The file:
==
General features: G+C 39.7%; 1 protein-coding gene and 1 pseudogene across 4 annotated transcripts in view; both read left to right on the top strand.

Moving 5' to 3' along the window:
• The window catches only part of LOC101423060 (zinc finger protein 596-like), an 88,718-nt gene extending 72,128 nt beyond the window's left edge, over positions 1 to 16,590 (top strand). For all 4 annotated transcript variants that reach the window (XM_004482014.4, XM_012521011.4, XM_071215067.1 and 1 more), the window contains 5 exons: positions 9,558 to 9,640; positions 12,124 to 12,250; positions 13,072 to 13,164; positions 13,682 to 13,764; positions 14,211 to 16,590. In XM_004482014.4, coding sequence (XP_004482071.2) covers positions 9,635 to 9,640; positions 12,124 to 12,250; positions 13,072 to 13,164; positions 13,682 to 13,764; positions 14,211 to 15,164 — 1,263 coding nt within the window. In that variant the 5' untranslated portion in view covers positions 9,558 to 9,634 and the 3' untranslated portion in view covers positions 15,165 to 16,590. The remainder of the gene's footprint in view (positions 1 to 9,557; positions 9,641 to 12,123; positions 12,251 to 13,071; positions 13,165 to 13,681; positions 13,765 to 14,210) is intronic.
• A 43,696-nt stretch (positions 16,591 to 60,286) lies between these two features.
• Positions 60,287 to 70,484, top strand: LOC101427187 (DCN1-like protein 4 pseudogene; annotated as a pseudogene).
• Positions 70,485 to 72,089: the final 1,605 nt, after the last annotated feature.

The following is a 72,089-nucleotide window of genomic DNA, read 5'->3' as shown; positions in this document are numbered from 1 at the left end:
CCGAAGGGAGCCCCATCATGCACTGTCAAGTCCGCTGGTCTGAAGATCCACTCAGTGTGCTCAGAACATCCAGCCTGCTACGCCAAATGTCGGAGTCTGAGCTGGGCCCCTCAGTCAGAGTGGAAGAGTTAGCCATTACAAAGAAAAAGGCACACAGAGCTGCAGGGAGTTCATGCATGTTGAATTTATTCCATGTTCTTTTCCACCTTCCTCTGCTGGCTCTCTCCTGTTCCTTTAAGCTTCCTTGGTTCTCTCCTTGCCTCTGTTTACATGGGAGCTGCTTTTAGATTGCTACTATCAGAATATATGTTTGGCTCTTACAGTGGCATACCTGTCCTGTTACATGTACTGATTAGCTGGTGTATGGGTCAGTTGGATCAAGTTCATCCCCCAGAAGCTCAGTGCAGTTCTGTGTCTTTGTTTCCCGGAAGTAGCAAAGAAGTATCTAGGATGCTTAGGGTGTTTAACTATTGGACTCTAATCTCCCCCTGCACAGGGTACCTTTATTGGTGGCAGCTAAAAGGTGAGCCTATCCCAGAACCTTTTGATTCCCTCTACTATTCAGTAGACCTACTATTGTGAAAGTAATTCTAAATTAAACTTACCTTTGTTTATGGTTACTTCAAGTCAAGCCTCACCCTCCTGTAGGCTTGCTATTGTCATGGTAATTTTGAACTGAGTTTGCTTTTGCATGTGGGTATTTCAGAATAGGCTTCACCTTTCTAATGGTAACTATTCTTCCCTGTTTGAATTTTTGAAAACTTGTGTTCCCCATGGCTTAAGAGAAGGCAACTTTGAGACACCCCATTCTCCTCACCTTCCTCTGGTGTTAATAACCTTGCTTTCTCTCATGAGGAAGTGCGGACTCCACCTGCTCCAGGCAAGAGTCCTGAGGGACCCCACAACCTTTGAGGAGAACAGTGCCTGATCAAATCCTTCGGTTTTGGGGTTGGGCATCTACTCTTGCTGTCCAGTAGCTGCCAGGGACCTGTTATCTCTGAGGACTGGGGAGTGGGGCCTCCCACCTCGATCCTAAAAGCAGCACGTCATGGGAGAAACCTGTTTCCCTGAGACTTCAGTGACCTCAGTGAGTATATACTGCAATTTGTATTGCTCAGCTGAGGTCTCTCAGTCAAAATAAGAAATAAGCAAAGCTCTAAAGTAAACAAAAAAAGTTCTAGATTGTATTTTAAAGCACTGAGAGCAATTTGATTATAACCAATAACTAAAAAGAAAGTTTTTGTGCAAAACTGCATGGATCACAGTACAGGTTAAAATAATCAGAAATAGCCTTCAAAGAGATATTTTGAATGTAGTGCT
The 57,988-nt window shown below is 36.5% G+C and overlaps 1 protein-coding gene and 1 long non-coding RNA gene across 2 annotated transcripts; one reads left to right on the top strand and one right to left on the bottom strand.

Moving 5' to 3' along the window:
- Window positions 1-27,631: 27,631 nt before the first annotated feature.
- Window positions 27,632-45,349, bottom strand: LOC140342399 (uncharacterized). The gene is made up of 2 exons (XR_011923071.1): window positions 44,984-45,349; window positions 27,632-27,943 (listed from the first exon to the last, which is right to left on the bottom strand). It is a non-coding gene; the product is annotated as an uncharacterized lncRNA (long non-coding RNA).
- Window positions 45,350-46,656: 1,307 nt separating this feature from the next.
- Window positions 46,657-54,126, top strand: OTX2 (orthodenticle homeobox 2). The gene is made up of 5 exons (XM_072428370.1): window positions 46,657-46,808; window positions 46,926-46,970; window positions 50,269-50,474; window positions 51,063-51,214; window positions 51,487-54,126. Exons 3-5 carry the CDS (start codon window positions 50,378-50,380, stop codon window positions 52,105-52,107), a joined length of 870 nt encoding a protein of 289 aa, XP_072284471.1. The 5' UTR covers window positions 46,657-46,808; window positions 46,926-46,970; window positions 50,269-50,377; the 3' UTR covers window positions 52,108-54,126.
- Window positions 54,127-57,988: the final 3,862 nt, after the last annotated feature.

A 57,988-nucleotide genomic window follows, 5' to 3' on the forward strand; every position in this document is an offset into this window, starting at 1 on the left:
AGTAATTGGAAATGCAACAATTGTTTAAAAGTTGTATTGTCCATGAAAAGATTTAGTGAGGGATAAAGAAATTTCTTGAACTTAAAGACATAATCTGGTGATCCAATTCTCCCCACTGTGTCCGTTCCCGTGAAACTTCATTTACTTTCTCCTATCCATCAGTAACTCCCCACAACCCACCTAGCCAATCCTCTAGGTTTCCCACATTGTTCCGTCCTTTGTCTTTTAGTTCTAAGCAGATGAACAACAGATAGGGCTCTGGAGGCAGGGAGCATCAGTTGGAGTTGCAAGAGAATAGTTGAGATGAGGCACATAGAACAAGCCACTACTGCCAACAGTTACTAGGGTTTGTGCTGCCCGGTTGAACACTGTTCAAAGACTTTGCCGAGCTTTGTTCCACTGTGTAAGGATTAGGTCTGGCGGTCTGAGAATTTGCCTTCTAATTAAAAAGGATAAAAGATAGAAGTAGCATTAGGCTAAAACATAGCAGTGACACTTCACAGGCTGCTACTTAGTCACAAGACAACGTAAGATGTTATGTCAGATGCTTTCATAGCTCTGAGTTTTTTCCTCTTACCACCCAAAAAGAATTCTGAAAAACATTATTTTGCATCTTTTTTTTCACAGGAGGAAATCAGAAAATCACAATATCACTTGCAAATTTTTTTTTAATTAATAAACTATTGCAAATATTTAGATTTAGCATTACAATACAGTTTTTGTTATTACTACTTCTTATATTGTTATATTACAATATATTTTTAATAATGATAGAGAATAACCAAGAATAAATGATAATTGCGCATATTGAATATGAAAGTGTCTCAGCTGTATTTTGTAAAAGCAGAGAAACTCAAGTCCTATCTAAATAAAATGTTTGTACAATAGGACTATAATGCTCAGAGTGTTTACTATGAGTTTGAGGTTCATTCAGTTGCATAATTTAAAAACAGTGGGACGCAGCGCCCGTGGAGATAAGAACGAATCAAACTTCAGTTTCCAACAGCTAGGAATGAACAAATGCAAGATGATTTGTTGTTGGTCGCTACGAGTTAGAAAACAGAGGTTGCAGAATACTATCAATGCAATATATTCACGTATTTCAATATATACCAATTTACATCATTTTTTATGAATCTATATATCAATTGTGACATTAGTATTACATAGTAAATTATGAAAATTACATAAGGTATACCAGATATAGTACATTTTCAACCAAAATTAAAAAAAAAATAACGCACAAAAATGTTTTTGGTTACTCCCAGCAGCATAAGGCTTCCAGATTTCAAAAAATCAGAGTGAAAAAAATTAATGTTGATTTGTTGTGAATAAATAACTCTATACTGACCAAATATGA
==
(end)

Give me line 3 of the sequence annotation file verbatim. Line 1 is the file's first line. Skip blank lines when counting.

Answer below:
• The window catches only part of LOC101423060 (zinc finger protein 596-like), an 88,718-nt gene extending 72,128 nt beyond the window's left edge, over positions 1 to 16,590 (top strand). For all 4 annotated transcript variants that reach the window (XM_004482014.4, XM_012521011.4, XM_071215067.1 and 1 more), the window contains 5 exons: positions 9,558 to 9,640; positions 12,124 to 12,250; positions 13,072 to 13,164; positions 13,682 to 13,764; positions 14,211 to 16,590. In XM_004482014.4, coding sequence (XP_004482071.2) covers positions 9,635 to 9,640; positions 12,124 to 12,250; positions 13,072 to 13,164; positions 13,682 to 13,764; positions 14,211 to 15,164 — 1,263 coding nt within the window. In that variant the 5' untranslated portion in view covers positions 9,558 to 9,634 and the 3' untranslated portion in view covers positions 15,165 to 16,590. The remainder of the gene's footprint in view (positions 1 to 9,557; positions 9,641 to 12,123; positions 12,251 to 13,071; positions 13,165 to 13,681; positions 13,765 to 14,210) is intronic.